Night by Elie Wiesel
I was poking around in my departmental office recently and came across a boxful of this book. It had been the selection for the Readership WT program three years ago. I hadn’t read this since high school, so I grabbed a copy (I’m faculty — I can do that) and took it home.
This is one of the most widely read books on the planet, so you don’t need a recap from me. But I’ll tell you why I decided to put it on my current list.
This week saw another flare up between North and South Korea. It reminded me of a book I read while I was living in Seoul — Aquariums of Pyongyang: Ten Years in the North Korean Gulag by Kang Chol-Hwan. Wiesel’s and Kang’s similar experiences in labor camps controlled by oppressive regimes struck me.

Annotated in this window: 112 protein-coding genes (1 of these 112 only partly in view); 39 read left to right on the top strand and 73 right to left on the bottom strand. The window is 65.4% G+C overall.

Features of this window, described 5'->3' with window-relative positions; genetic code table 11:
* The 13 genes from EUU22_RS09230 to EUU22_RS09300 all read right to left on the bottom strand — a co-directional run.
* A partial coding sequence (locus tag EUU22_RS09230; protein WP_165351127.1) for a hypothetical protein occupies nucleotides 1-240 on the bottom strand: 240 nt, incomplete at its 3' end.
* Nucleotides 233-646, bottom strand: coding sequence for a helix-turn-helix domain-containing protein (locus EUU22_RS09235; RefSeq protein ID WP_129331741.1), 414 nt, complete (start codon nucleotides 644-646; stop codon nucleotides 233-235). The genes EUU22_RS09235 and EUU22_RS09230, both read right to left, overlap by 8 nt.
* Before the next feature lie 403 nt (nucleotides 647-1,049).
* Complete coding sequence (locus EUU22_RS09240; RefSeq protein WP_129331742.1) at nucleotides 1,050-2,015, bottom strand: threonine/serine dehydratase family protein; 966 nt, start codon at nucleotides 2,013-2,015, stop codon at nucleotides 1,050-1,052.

Wiesel’s Night is a testament to the need to tell these kinds of stories, and we think of them as necessary so that we, as humans, “never forget.” We’re supposed to learn from these events, right? But around the same time Wiesel was accepting the Nobel Peace Prize in the mid 1980s — some 40 years after his experiences — Kang was himself barely surviving the meat grinder that North Korea continues to be.
It’s frustrating. And that’s one of many reasons why I highly recommend both of these books.